Now obviously over the last two weeks I presented two issues that almost any IT organization can face and how automation, mainly Ansible Automation Platform can help solve these issues. I am going to turn it over to Cameron but stay tuned for the next post where we discuss the future of infrastructure and how containers are shaping what is possible with computing. This of course is utilizing OpenShift Container Platform. I hope you enjoyed these 2 posts, over to you Cameron.


Thanks Cody!  I know we’ve been talking about Ansible and Red Hat Ansible Automation Platform but I think drawing a distinction between the two might be important for folks to understand.  Ansible is the open source project that acts as the engine of automation with a CLI frontend to automate with.  Red Hat Ansible Automation Platform uses the Ansible engine but also adds things that an IT environment at scale would need.  Things like, being able to schedule jobs (one or more playbooks) to run at a certain time, role based access control for people using ansible, and a graphical user interface for convenience and non technical users.

Stephen Hawkings has a book titled “On the Shoulders of Giants” and if Stephen Hawkings believes in building off of great work that’s already been accomplished, who are we to argue?  That’s why Ansible Certified Collections are important to helping you build out automation in your organization.  Collections are premade and certified Ansible Roles and Modules that help you begin automating the different technology in your environment without being constantly weighed down with creating new content yourself.  The certified Collections are also jointly supported by our vast partner ecosystem to make sure that the material remains supported and up to date.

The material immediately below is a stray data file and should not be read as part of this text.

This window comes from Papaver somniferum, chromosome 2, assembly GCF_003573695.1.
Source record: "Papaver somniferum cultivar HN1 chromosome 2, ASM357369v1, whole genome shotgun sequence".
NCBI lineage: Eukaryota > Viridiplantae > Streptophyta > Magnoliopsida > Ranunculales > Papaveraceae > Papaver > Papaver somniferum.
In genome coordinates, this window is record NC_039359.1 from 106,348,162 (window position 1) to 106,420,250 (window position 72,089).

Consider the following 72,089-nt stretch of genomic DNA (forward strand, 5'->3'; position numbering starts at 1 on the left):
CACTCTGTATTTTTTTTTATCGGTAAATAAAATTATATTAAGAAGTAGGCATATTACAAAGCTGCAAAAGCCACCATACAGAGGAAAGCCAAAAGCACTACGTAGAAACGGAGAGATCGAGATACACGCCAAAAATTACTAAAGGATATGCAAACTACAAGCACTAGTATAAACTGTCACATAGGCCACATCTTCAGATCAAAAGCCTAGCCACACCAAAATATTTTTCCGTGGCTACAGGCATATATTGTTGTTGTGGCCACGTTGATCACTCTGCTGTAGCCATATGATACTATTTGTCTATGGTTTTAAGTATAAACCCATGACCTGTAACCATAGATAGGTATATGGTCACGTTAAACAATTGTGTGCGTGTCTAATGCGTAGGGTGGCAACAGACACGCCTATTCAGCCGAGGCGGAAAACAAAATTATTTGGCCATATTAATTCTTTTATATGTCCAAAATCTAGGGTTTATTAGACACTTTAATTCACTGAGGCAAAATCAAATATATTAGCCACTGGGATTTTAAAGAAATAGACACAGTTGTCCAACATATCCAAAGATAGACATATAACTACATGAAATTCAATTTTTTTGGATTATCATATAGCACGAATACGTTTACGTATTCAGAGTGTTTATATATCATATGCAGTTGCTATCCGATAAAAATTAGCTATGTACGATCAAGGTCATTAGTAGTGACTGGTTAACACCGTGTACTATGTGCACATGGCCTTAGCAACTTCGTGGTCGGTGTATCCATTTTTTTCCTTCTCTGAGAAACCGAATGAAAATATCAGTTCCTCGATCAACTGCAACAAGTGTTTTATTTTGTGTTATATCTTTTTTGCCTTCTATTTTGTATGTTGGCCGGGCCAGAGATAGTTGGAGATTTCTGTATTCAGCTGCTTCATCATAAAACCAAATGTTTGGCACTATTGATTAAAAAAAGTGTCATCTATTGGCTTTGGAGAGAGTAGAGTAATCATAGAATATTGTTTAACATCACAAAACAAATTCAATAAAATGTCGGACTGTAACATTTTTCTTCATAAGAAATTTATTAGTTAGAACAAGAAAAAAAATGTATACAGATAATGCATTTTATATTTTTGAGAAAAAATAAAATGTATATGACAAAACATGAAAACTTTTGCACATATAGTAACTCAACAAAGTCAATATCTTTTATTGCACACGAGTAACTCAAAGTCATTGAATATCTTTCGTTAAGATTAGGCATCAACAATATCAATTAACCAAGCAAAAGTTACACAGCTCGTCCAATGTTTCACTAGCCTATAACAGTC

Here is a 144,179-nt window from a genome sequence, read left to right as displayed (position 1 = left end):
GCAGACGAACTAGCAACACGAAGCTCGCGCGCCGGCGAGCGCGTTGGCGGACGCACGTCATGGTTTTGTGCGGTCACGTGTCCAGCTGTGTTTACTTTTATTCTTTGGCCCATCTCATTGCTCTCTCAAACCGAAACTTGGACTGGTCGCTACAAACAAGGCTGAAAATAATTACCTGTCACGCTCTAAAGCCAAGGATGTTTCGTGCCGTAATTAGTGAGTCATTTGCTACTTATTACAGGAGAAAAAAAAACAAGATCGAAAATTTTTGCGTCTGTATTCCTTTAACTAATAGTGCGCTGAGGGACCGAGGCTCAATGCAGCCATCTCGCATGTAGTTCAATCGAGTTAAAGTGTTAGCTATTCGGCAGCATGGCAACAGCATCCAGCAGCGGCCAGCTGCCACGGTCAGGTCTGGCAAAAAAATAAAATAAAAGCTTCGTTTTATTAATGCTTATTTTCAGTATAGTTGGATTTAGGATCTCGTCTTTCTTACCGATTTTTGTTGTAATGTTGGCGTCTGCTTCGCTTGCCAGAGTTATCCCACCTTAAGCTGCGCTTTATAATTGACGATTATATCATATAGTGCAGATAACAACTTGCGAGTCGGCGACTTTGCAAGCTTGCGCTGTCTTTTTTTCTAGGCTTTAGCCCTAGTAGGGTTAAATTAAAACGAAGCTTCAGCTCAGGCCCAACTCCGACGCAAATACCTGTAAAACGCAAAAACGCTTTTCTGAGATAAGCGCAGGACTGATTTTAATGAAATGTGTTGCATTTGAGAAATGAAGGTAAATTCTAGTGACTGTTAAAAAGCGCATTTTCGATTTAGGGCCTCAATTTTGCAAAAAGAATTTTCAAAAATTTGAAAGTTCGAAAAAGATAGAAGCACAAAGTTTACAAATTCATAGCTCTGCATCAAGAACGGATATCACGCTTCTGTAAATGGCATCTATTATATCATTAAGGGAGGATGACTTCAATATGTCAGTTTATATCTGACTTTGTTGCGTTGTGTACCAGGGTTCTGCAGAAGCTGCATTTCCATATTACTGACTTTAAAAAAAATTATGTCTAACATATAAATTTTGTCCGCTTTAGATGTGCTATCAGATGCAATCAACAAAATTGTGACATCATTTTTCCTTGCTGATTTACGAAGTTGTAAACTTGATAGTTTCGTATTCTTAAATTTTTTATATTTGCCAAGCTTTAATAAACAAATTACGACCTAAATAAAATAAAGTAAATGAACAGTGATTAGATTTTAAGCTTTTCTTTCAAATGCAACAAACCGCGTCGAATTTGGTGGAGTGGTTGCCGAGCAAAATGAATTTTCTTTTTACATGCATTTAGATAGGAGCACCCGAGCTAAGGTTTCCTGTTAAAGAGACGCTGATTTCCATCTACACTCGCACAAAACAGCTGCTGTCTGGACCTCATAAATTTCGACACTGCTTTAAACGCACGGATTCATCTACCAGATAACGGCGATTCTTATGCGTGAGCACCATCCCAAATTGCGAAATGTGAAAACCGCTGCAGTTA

At scale analytics are queen, with managers and engineers alike needing to know what happened when and why to make sure things keep running smoothly and mistakes are minimized.  Ansible Engine alone isn’t built for this but with the Red Hat Ansible Automation Platform you are able to easily see the status of the jobs you have run, what has changed in the environment and when new jobs are scheduled to run.  If something seems out of the ordinary or if usage patterns change then you can quickly pivot your strategy to adjust to the needs of your business.

Finally, I would be wrong if I didn’t list off the low hanging fruit for automation in your environment and the companies with Certified Ansible Collections to get you moving on day 1.  For networking, you have Arista, Cisco, F5, Infoblox, Juniper, Palo Alto to name a few.  On the OS and virtualization side of the house you have Red Hat Enterprise Linux, Windows and Windows Server, VMware.  All the major cloud providers and Red Hat OpenStack for scaling into the cloud are certified as well.  Last but not least, is what is becoming more integral everyday in our fast moving world of IT and that is DevOps.  A couple vendors who have Certified Collections in the realm of DevOps are Atlassian, Check Point, CyberArk, Datadog, IBM, Splunk.

Hope this was a good primer to get you started on Ansible, as always feel free to reach out to Cody and me if you have any questions.  See y’all in the next post!